Archive for October, 2006


Earlier this month I asked for advice regarding phones that can send and receieve email. Only two people in the comments mentioned the BlackBerry Pearl, but that’s what I ended up purchasing and have had it now for about 24 hours. What follows is a mini review of the device, this coming from someone who is new to the BlackBerry, new to the mobile web, and new to sending and receiving email using tiny keys. The short version: loving it so far.

BlackBerry PearlThere’s several reasons I ended going with the Pearl, rather than the other great suggestions (like the Palm Treo, or Nokia e62, for example).

  • I realized I needed to stay with T-Mobile as a provider. I have a pretty great, grandfather’d plan that was too good to give up going somewhere else. Isn’t a shame that devices and providers are so locked together?
  • T-Mobile’s unlimited web and email BlackBerry plans are cheaper than their normal internet plans. You don’t get access to HotSpots, but I figure as long as there’s carrier service, that won’t be difficult to miss.
  • The Pearl is _tiny_ for a phone that packs a decent screen and 1.3 MP camera. I knew if it was bulky, I wouldn’t enjoy using it as often. It had to fit in a pocket.
  • I’m left-handed, so the normal-sized BlackBerry’s would’ve probably been awkward to navigate with the scroll wheel on the right side. The Pearl’s trackball works great, and it’s in the middle for either thumb.
  • My mobile phone is my business phone, so the call quality has to be good. It’s been fine so far — in fact audio coming in has been clearer and louder than previous phones I’ve owned. I’m not sure how I sound on the other end. I’ll have to call myself (wow, what should I say?!).

It took me a bit to get used to how Push email works. I have my main IMAP account set up and assumed I’d see everything in my inbox. Instead, it’ll push emails to the BlackBerry, where they’ll be until you delete them. You have the option of the delete also removing them from your mail account. But there’s a cool feature that lets you “Delete Prior” messages from your inbox. It’ll make them disappear from your BlackBerry but not your main IMAP account. Handy if you want a clean slate, and want to only see new incoming messages when you’re away from your desk.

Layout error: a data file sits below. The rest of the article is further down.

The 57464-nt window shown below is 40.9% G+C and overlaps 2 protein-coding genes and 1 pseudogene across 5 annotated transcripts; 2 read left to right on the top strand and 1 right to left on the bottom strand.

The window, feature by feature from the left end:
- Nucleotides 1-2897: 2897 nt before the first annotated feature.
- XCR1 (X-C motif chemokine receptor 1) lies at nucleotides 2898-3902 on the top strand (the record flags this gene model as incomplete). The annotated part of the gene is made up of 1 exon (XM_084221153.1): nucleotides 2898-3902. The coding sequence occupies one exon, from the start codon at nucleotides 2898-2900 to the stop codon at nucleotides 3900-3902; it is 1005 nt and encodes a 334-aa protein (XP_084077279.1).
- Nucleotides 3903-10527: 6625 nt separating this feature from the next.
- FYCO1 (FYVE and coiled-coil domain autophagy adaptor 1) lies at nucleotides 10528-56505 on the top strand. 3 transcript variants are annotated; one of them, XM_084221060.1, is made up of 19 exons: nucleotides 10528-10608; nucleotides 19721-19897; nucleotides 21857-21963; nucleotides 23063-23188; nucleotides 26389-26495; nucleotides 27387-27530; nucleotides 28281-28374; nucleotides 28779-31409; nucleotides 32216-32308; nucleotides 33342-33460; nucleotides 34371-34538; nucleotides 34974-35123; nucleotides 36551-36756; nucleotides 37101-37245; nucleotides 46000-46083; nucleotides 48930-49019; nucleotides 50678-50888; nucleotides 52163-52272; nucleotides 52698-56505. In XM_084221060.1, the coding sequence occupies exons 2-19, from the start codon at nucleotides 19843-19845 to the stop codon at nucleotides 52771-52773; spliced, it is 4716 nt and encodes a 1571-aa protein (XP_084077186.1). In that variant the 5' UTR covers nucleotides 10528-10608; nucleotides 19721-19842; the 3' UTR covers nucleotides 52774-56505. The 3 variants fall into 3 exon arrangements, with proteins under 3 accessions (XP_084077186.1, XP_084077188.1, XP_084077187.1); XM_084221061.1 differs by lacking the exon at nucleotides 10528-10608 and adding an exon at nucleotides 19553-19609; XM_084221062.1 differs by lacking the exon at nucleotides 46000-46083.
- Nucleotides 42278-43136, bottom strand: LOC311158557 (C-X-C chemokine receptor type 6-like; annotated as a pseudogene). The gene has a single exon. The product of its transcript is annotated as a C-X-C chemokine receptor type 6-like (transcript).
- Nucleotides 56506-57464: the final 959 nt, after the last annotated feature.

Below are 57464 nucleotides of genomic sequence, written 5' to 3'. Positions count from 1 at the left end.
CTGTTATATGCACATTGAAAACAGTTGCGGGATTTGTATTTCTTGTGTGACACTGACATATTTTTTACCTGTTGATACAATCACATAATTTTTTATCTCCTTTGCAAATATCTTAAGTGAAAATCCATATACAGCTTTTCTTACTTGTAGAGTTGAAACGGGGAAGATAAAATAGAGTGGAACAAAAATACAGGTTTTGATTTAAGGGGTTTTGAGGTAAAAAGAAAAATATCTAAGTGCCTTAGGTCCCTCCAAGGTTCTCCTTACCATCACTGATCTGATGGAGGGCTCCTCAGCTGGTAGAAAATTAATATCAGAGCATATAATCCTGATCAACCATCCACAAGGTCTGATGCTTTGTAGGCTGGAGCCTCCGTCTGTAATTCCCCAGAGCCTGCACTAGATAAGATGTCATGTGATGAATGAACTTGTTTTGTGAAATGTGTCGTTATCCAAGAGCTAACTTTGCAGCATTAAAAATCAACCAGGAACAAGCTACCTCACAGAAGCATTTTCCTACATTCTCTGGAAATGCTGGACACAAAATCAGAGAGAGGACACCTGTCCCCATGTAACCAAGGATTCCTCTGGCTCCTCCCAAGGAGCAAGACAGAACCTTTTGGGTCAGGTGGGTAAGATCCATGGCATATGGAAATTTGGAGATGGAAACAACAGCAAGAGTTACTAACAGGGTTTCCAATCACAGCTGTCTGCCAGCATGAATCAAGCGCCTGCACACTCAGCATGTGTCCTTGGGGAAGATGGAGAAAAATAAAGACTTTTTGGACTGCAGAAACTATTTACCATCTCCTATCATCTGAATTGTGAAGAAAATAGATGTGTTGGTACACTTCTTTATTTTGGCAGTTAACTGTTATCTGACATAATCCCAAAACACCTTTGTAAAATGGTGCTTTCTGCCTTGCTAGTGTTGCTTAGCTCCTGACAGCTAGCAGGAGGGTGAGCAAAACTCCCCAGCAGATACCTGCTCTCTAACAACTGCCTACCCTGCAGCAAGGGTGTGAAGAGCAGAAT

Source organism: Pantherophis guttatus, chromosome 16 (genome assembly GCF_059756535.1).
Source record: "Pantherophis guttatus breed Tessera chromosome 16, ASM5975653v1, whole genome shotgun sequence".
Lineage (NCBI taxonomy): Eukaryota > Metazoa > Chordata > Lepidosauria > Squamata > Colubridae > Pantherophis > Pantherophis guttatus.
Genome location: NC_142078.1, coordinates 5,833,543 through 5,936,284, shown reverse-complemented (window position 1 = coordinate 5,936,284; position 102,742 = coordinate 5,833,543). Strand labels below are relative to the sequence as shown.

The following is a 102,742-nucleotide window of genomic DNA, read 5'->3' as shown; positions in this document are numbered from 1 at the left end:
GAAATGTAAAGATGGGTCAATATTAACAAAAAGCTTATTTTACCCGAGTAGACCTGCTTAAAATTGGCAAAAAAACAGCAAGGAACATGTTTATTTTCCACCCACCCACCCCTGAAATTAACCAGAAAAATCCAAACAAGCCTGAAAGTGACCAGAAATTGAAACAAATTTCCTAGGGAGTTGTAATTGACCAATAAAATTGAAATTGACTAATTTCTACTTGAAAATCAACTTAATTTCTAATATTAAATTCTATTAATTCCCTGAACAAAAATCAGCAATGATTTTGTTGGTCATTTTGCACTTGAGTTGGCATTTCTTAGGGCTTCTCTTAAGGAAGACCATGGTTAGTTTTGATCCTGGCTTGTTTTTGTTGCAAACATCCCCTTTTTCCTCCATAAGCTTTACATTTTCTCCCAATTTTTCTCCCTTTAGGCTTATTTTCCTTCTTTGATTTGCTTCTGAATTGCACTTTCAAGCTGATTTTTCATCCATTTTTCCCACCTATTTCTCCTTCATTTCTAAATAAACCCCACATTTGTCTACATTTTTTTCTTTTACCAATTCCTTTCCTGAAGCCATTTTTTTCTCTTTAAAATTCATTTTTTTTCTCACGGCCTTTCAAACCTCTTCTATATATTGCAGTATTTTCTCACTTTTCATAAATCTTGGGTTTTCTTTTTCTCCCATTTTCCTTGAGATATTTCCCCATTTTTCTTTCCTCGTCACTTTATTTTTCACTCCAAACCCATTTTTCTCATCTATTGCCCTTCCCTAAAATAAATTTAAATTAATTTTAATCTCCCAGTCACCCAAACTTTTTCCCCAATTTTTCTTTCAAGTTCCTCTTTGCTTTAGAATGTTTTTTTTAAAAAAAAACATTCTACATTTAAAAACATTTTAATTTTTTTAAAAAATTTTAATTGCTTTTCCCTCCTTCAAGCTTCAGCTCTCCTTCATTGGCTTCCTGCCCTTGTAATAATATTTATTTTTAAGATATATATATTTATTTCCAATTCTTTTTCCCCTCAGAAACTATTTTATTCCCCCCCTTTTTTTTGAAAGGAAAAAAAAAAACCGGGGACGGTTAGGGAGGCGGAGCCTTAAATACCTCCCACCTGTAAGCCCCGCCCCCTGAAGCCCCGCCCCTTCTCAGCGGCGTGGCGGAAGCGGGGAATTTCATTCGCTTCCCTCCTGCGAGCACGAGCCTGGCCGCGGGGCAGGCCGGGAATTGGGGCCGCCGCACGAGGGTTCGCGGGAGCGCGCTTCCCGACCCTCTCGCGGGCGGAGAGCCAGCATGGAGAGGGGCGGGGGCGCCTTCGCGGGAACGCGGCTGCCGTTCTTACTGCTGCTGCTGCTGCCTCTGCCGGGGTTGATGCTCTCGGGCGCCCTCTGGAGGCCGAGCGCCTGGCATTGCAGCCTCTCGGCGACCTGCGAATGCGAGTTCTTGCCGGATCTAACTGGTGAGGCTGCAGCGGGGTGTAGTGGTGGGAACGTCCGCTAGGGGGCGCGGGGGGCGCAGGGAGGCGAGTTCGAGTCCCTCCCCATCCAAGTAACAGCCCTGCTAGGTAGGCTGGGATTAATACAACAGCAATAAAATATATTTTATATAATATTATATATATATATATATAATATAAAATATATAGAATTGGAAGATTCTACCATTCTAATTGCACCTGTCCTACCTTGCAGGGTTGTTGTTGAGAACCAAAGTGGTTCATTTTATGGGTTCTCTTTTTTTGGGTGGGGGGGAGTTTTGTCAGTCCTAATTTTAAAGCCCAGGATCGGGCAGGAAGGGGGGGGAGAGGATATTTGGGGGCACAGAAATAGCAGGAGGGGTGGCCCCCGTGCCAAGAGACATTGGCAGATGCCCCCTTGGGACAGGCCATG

As far as the keyboard on the Pearl goes, well that’s the tradeoff for the tiny, candybar form factor. It has what BlackBerry calls a “SureType” keyboard setup. There’s two letters per key, but they’re set up in a QWERTY formation. It really works quite a bit better than I thought it would. If you ignore what’s happening on screen while you type, it’ll get the right word nearly every time based on the letter combinations. I’m impressed. It’s not like typing on a normal keyboard, of course. But short replies will be no problem — something I’d never attempt on a normal phone keypad.

Finally having a decent web-enabled phone to really play with has been eye-opening. Seeing what sites have a @media=”handheld”@ stylesheet, or which sites sniff and serve a mobile-friendly version of their site automatically. From my limited time playing with it, it’s clear that there’s so many different methods for handling mobile content. One thing’s for sure, lean, unstyled markup sure is helpful, even when there’s not specifically a mobile version of the same site. We really need Cameron’s book.

So all in all, I’m quite pleased with the Pearl. It’ll take some getting used to, but it’s certainly a helpful improvement. And will hopefully help me work less, stay away longer, etc.